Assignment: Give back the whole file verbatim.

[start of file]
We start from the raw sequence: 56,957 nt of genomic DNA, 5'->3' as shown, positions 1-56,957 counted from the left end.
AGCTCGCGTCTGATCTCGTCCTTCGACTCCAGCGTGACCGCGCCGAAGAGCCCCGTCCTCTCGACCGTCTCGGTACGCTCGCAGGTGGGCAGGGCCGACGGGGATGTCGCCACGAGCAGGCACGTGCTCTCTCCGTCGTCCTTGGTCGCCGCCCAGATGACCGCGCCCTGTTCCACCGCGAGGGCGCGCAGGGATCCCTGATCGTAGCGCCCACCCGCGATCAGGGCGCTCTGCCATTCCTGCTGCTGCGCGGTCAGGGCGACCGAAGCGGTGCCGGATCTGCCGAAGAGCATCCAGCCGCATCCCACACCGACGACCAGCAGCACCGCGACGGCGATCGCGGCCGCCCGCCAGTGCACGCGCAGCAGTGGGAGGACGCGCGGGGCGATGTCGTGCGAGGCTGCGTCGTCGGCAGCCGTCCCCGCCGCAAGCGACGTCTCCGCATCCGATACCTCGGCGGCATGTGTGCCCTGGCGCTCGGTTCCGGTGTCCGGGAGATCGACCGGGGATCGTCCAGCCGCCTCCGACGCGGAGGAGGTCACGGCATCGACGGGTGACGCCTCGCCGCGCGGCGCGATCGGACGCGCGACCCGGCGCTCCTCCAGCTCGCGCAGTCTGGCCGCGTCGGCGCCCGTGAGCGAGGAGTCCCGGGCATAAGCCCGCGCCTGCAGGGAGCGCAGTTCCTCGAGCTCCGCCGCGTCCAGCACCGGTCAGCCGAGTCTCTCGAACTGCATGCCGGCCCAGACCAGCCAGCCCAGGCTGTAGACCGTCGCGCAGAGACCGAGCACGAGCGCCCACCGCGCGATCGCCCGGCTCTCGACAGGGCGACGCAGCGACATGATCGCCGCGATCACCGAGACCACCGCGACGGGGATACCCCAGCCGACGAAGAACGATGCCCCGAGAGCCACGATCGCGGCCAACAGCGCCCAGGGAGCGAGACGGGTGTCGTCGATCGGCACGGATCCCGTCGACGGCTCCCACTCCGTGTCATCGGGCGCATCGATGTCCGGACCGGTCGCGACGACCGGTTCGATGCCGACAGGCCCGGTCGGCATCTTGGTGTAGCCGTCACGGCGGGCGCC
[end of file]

We start from the raw sequence: 56,957 nt of genomic DNA, 5'->3' as shown, positions 1-56,957 counted from the left end.
AGCTCGCGTCTGATCTCGTCCTTCGACTCCAGCGTGACCGCGCCGAAGAGCCCCGTCCTCTCGACCGTCTCGGTACGCTCGCAGGTGGGCAGGGCCGACGGGGATGTCGCCACGAGCAGGCACGTGCTCTCTCCGTCGTCCTTGGTCGCCGCCCAGATGACCGCGCCCTGTTCCACCGCGAGGGCGCGCAGGGATCCCTGATCGTAGCGCCCACCCGCGATCAGGGCGCTCTGCCATTCCTGCTGCTGCGCGGTCAGGGCGACCGAAGCGGTGCCGGATCTGCCGAAGAGCATCCAGCCGCATCCCACACCGACGACCAGCAGCACCGCGACGGCGATCGCGGCCGCCCGCCAGTGCACGCGCAGCAGTGGGAGGACGCGCGGGGCGATGTCGTGCGAGGCTGCGTCGTCGGCAGCCGTCCCCGCCGCAAGCGACGTCTCCGCATCCGATACCTCGGCGGCATGTGTGCCCTGGCGCTCGGTTCCGGTGTCCGGGAGATCGACCGGGGATCGTCCAGCCGCCTCCGACGCGGAGGAGGTCACGGCATCGACGGGTGACGCCTCGCCGCGCGGCGCGATCGGACGCGCGACCCGGCGCTCCTCCAGCTCGCGCAGTCTGGCCGCGTCGGCGCCCGTGAGCGAGGAGTCCCGGGCATAAGCCCGCGCCTGCAGGGAGCGCAGTTCCTCGAGCTCCGCCGCGTCCAGCACCGGTCAGCCGAGTCTCTCGAACTGCATGCCGGCCCAGACCAGCCAGCCCAGGCTGTAGACCGTCGCGCAGAGACCGAGCACGAGCGCCCACCGCGCGATCGCCCGGCTCTCGACAGGGCGACGCAGCGACATGATCGCCGCGATCACCGAGACCACCGCGACGGGGATACCCCAGCCGACGAAGAACGATGCCCCGAGAGCCACGATCGCGGCCAACAGCGCCCAGGGAGCGAGACGGGTGTCGTCGATCGGCACGGATCCCGTCGACGGCTCCCACTCCGTGTCATCGGGCGCATCGATGTCCGGACCGGTCGCGACGACCGGTTCGATGCCGACAGGCCCGGTCGGCATCTTGGTGTAGCCGTCACGGCGGGCGCC